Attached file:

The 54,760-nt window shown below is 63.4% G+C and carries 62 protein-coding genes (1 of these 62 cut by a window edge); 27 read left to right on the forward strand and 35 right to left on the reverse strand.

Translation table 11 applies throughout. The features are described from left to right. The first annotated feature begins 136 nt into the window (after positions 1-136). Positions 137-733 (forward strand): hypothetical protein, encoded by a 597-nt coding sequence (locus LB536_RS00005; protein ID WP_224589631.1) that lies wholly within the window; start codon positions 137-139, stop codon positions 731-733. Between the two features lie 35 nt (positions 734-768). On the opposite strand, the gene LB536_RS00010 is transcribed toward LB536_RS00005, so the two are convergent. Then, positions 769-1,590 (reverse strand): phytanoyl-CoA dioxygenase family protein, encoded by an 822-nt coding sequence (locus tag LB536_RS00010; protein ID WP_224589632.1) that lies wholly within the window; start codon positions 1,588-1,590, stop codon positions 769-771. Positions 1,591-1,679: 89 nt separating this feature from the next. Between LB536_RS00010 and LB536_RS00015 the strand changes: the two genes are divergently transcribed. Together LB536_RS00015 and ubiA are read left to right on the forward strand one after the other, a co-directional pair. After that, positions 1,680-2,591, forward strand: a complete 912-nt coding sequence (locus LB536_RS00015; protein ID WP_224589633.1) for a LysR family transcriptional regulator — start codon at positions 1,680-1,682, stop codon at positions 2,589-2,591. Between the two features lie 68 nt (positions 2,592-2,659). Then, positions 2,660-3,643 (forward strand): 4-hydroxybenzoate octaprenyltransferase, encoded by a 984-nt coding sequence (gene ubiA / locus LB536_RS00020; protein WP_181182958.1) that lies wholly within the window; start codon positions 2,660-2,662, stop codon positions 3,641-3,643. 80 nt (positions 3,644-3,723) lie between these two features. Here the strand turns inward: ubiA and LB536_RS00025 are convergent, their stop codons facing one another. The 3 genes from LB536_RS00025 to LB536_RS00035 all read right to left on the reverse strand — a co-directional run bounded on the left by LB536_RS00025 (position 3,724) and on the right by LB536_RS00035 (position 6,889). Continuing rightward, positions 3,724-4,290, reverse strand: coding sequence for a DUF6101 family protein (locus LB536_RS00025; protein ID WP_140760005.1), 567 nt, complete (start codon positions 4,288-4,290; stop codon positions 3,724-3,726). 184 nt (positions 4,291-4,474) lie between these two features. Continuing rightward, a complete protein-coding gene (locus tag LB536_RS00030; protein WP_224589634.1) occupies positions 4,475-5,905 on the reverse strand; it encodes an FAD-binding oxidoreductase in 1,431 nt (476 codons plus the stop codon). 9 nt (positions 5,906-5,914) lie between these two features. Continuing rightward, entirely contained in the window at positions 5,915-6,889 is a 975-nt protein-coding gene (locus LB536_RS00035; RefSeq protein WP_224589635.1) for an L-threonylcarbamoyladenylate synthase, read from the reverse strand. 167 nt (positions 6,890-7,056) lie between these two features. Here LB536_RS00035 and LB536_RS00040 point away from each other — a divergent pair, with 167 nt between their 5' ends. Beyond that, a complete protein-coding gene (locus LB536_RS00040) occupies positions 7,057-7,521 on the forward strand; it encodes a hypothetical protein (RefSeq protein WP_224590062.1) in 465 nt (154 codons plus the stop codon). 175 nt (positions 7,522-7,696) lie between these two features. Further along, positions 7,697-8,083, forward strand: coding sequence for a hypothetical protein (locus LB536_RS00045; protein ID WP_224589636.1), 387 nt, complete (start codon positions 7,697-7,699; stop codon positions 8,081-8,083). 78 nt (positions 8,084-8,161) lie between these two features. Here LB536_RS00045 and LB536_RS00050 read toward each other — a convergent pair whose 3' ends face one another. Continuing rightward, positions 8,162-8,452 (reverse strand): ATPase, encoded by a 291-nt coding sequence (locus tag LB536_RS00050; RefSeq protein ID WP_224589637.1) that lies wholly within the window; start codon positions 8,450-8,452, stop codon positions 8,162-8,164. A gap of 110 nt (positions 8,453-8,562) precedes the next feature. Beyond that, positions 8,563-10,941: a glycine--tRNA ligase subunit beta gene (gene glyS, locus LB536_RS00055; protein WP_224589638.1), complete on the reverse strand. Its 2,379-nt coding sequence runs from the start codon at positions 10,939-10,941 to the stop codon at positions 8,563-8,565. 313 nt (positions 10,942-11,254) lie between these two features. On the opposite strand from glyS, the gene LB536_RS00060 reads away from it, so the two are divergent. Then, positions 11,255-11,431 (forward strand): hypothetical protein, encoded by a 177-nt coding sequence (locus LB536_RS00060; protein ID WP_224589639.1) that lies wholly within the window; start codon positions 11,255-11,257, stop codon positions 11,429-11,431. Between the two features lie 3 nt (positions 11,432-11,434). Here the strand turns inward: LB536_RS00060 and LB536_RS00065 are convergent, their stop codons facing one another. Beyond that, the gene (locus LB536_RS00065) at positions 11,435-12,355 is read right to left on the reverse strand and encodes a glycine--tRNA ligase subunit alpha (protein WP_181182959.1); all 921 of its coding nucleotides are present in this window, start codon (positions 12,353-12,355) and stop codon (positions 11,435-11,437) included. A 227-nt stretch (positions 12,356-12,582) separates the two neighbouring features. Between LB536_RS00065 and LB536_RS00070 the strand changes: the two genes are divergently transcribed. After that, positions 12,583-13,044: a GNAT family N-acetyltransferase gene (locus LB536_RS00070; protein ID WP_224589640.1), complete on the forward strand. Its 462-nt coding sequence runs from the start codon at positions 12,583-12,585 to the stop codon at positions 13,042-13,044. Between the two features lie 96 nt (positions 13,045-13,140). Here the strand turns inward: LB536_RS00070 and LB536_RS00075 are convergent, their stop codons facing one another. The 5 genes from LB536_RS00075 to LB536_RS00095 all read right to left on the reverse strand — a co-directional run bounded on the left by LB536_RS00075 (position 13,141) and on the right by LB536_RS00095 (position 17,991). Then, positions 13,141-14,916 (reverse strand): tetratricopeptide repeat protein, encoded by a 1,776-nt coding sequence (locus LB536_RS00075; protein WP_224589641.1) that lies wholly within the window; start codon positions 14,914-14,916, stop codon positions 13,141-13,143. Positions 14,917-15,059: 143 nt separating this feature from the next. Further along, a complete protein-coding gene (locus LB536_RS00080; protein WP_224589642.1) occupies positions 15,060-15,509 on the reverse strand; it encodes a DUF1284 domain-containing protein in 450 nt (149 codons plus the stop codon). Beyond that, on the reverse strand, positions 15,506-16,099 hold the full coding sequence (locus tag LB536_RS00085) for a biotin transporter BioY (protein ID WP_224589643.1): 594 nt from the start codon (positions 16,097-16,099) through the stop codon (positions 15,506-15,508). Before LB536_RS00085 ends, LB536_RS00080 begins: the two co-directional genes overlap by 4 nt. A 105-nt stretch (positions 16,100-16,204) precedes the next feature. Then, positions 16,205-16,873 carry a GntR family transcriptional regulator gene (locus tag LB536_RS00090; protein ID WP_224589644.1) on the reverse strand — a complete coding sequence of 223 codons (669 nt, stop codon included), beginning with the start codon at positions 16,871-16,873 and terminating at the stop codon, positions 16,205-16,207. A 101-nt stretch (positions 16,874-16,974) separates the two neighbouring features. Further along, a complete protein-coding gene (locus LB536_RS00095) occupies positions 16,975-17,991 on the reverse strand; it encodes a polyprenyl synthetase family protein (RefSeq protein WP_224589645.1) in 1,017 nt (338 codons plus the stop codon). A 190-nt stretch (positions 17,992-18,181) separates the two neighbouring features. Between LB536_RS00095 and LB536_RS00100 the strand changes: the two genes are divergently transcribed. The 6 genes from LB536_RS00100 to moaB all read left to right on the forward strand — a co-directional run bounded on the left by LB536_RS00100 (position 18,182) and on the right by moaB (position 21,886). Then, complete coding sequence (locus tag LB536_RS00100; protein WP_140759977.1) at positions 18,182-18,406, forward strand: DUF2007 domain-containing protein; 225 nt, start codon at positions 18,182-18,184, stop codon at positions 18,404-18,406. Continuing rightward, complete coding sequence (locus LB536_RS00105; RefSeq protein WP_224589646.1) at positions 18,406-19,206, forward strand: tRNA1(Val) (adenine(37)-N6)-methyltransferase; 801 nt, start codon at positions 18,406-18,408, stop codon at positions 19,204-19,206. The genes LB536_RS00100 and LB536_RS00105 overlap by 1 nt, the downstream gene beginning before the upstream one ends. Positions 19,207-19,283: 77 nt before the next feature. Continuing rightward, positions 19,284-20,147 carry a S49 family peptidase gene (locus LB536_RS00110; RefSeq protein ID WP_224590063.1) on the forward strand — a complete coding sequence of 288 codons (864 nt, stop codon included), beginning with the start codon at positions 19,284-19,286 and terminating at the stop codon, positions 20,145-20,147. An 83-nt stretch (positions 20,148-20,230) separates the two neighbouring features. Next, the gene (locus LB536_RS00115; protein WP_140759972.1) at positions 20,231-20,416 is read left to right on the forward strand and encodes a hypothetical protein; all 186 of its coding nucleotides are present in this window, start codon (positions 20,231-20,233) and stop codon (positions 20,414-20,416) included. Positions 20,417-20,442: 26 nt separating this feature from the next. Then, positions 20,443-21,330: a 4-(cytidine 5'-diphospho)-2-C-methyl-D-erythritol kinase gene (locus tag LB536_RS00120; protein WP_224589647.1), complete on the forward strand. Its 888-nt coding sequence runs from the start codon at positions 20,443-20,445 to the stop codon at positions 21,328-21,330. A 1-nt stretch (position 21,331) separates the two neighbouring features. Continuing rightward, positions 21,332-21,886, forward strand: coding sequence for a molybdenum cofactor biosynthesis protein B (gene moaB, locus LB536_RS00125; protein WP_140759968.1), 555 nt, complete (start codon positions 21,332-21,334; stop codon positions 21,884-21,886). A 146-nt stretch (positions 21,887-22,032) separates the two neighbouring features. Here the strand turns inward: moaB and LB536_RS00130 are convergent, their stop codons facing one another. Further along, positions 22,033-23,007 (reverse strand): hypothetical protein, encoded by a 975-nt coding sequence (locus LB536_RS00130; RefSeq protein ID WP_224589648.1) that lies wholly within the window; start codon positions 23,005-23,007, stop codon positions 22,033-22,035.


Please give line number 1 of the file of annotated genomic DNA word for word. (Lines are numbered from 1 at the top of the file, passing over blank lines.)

The 54,760-nt window shown below is 63.4% G+C and carries 62 protein-coding genes (1 of these 62 cut by a window edge); 27 read left to right on the forward strand and 35 right to left on the reverse strand.